A rocket attack aimed at Kabul's international airport showed the Taliban have the ability to target anywhere in Afghanistan, the group said on Friday, warning that the country would become "a burial ground" for Americans.
Despite the four rockets falling well short or wide of their target, Mullah Dadullah Akhund - the Taliban's military commander and a member of its 10-member ruling council - said U.S.-led forces in the country were pinned down in their bases.
He was speaking a day after the Arabic satellite TV channel al Jazeera broadcast a video of Osama bin Laden's Egyptian-born deputy, Ayman al-Zawahri, claiming that mujahideen fighters had U.S. forces pinned down in Afghanistan and Iraq.
"The enemy are limited to their capitals," al-Zawahri said in the tape broadcast two days before the third anniversary of the Sept. 11 attacks on the United States. Washington quickly blamed &to=http://english.pravda.ru/mailbox/22/101/397/13821_AlQaeda.html' target=_blank>al Qaeda and sent troops to Afghanistan to overthrow the Taliban, reports Reuters.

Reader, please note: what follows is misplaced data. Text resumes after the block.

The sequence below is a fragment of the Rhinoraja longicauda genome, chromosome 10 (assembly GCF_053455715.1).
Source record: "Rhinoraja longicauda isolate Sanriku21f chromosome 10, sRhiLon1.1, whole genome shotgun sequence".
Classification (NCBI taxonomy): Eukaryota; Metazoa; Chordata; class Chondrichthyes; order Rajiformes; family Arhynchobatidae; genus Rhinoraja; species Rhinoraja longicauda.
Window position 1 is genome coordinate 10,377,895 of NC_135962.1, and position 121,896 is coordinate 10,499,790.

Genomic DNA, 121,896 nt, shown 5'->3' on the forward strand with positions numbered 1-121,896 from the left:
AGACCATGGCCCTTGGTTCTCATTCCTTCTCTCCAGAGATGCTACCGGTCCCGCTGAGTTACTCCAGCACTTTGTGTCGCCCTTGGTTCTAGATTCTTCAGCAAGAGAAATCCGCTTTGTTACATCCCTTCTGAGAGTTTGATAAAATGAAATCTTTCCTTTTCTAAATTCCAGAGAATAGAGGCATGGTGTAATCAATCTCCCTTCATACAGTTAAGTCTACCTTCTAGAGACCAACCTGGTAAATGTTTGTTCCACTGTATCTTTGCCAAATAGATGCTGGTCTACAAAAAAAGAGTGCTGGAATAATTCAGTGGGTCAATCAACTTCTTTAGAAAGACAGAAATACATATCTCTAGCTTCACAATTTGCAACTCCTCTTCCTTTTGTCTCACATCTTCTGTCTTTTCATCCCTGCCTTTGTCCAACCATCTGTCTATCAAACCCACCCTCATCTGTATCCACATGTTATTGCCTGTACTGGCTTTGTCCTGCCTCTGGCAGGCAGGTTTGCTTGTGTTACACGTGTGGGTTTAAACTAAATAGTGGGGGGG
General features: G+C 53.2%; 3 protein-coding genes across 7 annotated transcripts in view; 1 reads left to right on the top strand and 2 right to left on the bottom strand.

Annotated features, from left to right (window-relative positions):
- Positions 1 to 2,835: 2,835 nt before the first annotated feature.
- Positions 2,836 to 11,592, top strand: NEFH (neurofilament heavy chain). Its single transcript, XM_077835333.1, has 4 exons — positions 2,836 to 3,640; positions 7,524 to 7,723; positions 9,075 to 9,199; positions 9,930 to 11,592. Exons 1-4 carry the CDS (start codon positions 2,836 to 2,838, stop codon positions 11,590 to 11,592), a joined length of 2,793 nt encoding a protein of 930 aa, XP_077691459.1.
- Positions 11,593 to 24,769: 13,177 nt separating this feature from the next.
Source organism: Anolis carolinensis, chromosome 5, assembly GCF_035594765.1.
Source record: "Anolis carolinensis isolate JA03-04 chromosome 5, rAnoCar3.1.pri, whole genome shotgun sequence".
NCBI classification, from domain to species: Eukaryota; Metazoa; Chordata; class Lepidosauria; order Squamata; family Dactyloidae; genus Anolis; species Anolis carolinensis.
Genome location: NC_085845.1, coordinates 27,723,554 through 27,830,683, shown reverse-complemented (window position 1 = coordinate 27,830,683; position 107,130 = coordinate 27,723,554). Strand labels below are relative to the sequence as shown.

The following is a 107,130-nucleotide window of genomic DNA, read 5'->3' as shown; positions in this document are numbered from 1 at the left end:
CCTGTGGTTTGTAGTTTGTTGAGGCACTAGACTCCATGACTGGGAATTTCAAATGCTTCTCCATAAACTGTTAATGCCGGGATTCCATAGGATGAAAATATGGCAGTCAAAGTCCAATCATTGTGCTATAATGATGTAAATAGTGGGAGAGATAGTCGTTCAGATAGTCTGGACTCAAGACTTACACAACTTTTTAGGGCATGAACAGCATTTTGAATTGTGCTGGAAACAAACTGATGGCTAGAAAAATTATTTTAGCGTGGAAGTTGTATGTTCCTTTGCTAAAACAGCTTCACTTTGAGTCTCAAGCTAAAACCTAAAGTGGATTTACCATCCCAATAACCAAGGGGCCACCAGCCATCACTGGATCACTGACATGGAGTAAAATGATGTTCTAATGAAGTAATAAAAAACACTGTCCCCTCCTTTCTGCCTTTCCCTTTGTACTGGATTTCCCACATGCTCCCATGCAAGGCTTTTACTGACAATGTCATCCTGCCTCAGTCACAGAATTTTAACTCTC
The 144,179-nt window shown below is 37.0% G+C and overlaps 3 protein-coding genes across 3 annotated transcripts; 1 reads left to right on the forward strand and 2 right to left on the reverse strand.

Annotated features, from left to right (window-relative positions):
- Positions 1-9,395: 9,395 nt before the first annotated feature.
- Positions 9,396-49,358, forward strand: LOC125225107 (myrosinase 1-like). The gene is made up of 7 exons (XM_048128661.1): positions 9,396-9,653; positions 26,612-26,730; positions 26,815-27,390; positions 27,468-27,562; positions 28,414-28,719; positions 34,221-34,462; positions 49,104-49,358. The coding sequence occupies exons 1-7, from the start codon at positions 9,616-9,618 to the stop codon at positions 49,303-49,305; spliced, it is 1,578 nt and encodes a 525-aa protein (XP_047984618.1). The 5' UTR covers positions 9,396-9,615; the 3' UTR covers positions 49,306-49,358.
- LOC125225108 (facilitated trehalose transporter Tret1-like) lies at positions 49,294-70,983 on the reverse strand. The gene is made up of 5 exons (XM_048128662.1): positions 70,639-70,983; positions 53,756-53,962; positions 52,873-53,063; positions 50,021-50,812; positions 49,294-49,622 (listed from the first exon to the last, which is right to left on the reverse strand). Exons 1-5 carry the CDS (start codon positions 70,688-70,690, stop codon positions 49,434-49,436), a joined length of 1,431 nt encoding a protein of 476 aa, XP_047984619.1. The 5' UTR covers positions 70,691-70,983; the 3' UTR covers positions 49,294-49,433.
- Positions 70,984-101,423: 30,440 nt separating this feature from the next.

According to CNN He also said mujahedeen fighters in Iraq "turned America's plan upside down." "Americans in both countries are between two fires. If they carry on, they will bleed to death - and if they pull out, they lose everything."
Wearing a white turban and glasses, al-Zawahiri said American forces are hunkered down and afraid to respond to advances of the mujahedeen. There currently are about 16,000 U.S. troops in Afghanistan conducting daily patrols in remote mountain villages, mostly in the eastern part of the country. There are nearly 140,000 &to=http://english.pravda.ru/main/2003/02/07/43093.html' target=_blank>American troops in Iraq.
Turning to Iraq, where US forces are fighting an insurgency against the US-backed government, he said fighters had turned Washington's plans for the oil-rich country upside down.
"In Islamic Iraq, the mujahideen [jihad fighters] have turned America's plan head over heels. The defeat of America in Iraq and Afghanistan has become just a matter of time," he said. Al-Jazeera, an influential Arabic broadcaster, did not say how it obtained the tape.